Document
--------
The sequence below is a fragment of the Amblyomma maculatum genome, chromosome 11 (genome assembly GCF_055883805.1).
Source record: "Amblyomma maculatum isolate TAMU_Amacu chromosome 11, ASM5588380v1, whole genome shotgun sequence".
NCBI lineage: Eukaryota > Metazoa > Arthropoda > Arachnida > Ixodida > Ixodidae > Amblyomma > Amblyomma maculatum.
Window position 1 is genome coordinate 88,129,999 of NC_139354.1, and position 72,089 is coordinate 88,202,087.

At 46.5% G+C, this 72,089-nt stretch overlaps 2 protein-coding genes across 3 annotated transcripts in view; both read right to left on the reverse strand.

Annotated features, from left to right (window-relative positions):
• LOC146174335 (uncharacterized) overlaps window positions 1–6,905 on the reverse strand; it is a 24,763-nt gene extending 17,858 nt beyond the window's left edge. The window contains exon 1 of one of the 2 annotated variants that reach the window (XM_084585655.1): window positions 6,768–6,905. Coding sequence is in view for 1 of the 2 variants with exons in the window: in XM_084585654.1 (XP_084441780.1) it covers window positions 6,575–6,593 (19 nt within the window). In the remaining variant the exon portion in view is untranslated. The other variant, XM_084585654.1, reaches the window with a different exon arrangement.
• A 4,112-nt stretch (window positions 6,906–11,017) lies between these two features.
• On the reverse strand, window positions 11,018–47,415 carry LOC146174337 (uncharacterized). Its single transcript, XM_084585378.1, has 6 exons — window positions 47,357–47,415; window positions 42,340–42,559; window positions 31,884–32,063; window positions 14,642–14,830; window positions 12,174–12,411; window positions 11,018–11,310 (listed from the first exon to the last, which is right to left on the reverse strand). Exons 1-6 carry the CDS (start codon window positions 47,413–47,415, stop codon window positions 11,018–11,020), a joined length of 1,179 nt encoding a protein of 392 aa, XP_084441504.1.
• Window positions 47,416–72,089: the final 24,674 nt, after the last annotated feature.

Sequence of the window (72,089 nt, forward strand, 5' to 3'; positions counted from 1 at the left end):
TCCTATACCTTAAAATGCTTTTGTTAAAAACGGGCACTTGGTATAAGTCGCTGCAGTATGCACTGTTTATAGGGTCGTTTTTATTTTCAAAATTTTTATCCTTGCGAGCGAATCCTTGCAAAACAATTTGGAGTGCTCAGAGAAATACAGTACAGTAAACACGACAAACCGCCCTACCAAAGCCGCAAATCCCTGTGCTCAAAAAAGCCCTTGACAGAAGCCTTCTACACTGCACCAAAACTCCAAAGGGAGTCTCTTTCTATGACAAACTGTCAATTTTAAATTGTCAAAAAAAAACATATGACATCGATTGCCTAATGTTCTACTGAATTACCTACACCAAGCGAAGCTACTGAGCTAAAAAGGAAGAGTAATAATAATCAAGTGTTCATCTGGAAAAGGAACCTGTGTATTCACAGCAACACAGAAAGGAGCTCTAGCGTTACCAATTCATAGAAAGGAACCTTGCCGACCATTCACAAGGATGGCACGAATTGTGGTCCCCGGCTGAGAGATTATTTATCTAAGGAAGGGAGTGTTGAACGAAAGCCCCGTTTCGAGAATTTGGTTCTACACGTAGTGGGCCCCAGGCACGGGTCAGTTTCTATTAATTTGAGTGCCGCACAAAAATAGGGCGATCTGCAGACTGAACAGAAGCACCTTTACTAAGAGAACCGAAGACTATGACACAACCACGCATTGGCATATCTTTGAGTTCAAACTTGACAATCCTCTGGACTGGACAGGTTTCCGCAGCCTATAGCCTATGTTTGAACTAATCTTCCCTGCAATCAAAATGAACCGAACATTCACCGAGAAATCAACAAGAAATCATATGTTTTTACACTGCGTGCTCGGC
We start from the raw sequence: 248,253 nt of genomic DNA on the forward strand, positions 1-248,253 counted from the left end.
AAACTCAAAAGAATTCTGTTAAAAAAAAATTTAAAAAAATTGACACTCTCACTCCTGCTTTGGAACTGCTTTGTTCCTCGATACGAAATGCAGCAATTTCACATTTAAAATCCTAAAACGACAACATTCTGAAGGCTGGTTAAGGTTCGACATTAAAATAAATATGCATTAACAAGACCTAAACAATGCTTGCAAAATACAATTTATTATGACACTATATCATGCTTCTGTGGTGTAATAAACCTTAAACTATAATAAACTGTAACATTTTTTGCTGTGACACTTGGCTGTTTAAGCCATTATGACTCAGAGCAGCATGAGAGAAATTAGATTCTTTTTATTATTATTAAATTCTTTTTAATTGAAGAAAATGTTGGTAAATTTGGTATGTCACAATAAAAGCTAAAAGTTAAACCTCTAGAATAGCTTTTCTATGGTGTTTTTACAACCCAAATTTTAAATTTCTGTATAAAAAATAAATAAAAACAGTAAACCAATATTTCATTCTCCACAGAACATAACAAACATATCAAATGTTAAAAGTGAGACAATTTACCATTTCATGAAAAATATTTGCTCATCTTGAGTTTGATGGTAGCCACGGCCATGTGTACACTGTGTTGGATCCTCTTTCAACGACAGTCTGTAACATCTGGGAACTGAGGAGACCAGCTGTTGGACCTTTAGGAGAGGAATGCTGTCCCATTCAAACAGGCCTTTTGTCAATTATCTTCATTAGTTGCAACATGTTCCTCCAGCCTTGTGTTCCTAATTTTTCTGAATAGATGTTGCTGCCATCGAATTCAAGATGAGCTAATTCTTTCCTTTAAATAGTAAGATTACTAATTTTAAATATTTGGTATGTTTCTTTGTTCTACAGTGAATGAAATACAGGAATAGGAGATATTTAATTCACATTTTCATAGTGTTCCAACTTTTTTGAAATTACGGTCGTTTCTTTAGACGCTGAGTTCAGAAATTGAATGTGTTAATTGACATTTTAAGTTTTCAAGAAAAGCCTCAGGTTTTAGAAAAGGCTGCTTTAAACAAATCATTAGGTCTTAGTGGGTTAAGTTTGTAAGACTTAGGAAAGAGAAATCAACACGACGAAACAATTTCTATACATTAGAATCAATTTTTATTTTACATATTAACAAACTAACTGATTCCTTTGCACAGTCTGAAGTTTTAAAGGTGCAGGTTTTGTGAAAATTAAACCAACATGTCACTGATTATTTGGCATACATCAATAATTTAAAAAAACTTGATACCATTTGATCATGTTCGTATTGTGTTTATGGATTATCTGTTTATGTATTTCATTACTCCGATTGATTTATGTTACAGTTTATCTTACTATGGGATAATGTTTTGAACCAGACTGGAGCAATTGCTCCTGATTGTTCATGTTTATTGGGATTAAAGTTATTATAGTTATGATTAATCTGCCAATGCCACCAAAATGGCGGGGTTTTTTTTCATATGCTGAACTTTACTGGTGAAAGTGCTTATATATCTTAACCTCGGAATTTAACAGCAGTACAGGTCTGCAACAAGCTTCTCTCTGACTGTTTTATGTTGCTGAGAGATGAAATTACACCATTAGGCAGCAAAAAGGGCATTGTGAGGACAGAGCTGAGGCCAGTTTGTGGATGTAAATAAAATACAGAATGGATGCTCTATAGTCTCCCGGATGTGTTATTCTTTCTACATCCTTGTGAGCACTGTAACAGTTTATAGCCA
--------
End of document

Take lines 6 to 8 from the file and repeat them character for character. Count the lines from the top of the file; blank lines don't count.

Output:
Annotated features, from left to right (window-relative positions):
• LOC146174335 (uncharacterized) overlaps window positions 1–6,905 on the reverse strand; it is a 24,763-nt gene extending 17,858 nt beyond the window's left edge. The window contains exon 1 of one of the 2 annotated variants that reach the window (XM_084585655.1): window positions 6,768–6,905. Coding sequence is in view for 1 of the 2 variants with exons in the window: in XM_084585654.1 (XP_084441780.1) it covers window positions 6,575–6,593 (19 nt within the window). In the remaining variant the exon portion in view is untranslated. The other variant, XM_084585654.1, reaches the window with a different exon arrangement.
• A 4,112-nt stretch (window positions 6,906–11,017) lies between these two features.